Frankenstein (1931) and Bride of Frankenstein (1935). Boris Karloff's stellar performance as Frankenstein's creation/monster still can't be beat, and the moody black and white photography and James Whale's eerie, dream-like direction contribute, especially in Bride, to suggest a bizarre world where anything horrific can occur. Universal Films' various sequels are okay, but except for 1942's guilty pleasure, Frakenstein Meets The Wolf Man (with Bela Lugosi as the monster and Lon Chaney, Jr.), lack a certain sort of oomph.
Boris Karloff without the Frankenstein connection was pretty good on his own too. Check out the Icons of Horror collection that highlights four of his best films (including the great, ironic classic from 1935, The Black Room).
The Hammer Horror Films: Beginning with 1956's The Curse of Frankenstein (see the image on top of this entry) and 1958's Horror of Dracula, this suburban based (out of Bray) Britsh studio cranked out some impressive and memorable thrillers, notable for their then-innovative use of color, gore and, urr, sex. They also managed to make stars out of leading men Peter Cushing and Christopher Lee as well. Check out the aformentioned Frankenstein and Dracula films as well as the DVD collections The Hammer Horror Series (w/ 1960's The Brides of Dracula and 1962's Phantom of the Opera, both sublime classics) and Hammer Films (which I reviewed here a while back).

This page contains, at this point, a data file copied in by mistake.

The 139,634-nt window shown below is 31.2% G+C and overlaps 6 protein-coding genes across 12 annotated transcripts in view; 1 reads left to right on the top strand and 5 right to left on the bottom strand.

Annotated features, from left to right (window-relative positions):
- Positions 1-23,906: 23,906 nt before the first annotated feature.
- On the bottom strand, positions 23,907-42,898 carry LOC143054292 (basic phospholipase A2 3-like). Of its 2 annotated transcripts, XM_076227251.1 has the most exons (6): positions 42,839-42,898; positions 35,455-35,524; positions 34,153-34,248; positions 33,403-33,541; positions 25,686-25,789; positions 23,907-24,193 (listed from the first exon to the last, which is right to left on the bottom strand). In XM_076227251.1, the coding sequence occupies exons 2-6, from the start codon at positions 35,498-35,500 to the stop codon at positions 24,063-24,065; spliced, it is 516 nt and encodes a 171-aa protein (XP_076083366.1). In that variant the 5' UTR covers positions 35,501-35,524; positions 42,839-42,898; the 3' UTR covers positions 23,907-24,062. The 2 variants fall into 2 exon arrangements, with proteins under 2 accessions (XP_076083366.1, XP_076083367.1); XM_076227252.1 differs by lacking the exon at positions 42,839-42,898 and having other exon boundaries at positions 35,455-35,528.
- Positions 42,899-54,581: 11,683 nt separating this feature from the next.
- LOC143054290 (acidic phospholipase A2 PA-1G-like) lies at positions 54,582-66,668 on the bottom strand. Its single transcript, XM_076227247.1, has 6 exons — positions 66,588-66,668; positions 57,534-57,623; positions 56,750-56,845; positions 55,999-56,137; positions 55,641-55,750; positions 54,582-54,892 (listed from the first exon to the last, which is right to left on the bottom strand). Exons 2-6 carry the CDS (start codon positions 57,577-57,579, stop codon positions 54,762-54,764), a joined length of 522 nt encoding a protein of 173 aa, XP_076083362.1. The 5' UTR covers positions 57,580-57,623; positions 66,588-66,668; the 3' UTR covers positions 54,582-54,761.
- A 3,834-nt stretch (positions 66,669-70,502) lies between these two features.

B-film director Roger Corman, working from a script by fantasy/horror specialist Richard Matheson (I Am Legend) and casting Vincent Price as the star, produced two mini-masterpieces based on the works of Edgar Allen Poe: 1960's The Fall of The House of Usher and 1961's The Pit and the Pendulum. Both are available on one DVD here.
Italian director Dario Argento delivers the shocks with his films The Bird With The Crystal Plumage (1969), Suspiria (1977) and Tenebrae (1982). Warning: These otherwise exciting, thrilling and scary thrillers (which have influenced the likes of John Carpenter, Sean Cunningham, John Landis, and the entire run of the various CSI TV shows) are quite violent. Not for kids.
Argento himself was influenced (and briefly mentored by) the legendary Mario Bava, whose 1960 gothic masterpiece Black Sunday, is still a tough act to follow. Check out what the library carries here and here. Bava's later work, such as 1963's Black Sabbath (with Boris Karloff!) and 1973's Lisa and the Devil, are also powerful haunting pieces as well.
I'm sure I left out somebody's favorite, but in the meantime, I hope I've given a good idea of the good stuff that's currently available to watch. Harry Halloween!